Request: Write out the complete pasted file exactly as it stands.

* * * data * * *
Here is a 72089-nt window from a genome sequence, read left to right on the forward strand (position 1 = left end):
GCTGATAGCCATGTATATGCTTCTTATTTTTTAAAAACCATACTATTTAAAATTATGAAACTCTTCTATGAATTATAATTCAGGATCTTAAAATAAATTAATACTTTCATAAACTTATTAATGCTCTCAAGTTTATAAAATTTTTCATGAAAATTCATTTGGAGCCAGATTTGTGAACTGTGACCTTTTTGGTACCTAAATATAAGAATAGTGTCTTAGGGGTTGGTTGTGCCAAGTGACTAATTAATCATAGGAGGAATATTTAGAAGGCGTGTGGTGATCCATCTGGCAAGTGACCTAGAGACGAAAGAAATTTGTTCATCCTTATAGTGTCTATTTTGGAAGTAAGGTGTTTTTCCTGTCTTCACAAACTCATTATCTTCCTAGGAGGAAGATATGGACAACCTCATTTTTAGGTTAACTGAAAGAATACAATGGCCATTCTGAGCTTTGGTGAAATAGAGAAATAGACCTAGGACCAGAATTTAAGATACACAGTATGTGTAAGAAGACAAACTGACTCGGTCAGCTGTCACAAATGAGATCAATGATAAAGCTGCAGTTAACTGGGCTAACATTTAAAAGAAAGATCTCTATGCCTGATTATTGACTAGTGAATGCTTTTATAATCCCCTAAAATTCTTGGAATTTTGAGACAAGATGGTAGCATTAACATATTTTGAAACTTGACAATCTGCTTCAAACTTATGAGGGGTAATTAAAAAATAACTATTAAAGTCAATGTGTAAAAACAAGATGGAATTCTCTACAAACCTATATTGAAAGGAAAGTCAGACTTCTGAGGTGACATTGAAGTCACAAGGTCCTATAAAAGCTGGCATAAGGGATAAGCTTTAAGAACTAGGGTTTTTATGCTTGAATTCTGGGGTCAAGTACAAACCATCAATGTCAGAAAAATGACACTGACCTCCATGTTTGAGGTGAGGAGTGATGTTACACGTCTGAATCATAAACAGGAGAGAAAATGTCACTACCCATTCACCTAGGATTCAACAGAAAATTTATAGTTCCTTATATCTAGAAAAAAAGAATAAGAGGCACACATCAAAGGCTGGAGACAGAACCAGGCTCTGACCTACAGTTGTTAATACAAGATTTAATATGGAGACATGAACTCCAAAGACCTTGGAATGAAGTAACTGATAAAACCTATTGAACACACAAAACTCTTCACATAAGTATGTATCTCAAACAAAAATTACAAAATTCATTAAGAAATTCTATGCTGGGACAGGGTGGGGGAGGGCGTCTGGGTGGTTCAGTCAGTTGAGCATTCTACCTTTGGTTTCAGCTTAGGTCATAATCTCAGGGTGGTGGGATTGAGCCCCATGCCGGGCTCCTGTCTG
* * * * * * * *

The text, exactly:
Here is a 72089-nt window from a genome sequence, read left to right on the forward strand (position 1 = left end):
GCTGATAGCCATGTATATGCTTCTTATTTTTTAAAAACCATACTATTTAAAATTATGAAACTCTTCTATGAATTATAATTCAGGATCTTAAAATAAATTAATACTTTCATAAACTTATTAATGCTCTCAAGTTTATAAAATTTTTCATGAAAATTCATTTGGAGCCAGATTTGTGAACTGTGACCTTTTTGGTACCTAAATATAAGAATAGTGTCTTAGGGGTTGGTTGTGCCAAGTGACTAATTAATCATAGGAGGAATATTTAGAAGGCGTGTGGTGATCCATCTGGCAAGTGACCTAGAGACGAAAGAAATTTGTTCATCCTTATAGTGTCTATTTTGGAAGTAAGGTGTTTTTCCTGTCTTCACAAACTCATTATCTTCCTAGGAGGAAGATATGGACAACCTCATTTTTAGGTTAACTGAAAGAATACAATGGCCATTCTGAGCTTTGGTGAAATAGAGAAATAGACCTAGGACCAGAATTTAAGATACACAGTATGTGTAAGAAGACAAACTGACTCGGTCAGCTGTCACAAATGAGATCAATGATAAAGCTGCAGTTAACTGGGCTAACATTTAAAAGAAAGATCTCTATGCCTGATTATTGACTAGTGAATGCTTTTATAATCCCCTAAAATTCTTGGAATTTTGAGACAAGATGGTAGCATTAACATATTTTGAAACTTGACAATCTGCTTCAAACTTATGAGGGGTAATTAAAAAATAACTATTAAAGTCAATGTGTAAAAACAAGATGGAATTCTCTACAAACCTATATTGAAAGGAAAGTCAGACTTCTGAGGTGACATTGAAGTCACAAGGTCCTATAAAAGCTGGCATAAGGGATAAGCTTTAAGAACTAGGGTTTTTATGCTTGAATTCTGGGGTCAAGTACAAACCATCAATGTCAGAAAAATGACACTGACCTCCATGTTTGAGGTGAGGAGTGATGTTACACGTCTGAATCATAAACAGGAGAGAAAATGTCACTACCCATTCACCTAGGATTCAACAGAAAATTTATAGTTCCTTATATCTAGAAAAAAAGAATAAGAGGCACACATCAAAGGCTGGAGACAGAACCAGGCTCTGACCTACAGTTGTTAATACAAGATTTAATATGGAGACATGAACTCCAAAGACCTTGGAATGAAGTAACTGATAAAACCTATTGAACACACAAAACTCTTCACATAAGTATGTATCTCAAACAAAAATTACAAAATTCATTAAGAAATTCTATGCTGGGACAGGGTGGGGGAGGGCGTCTGGGTGGTTCAGTCAGTTGAGCATTCTACCTTTGGTTTCAGCTTAGGTCATAATCTCAGGGTGGTGGGATTGAGCCCCATGCCGGGCTCCTGTCTG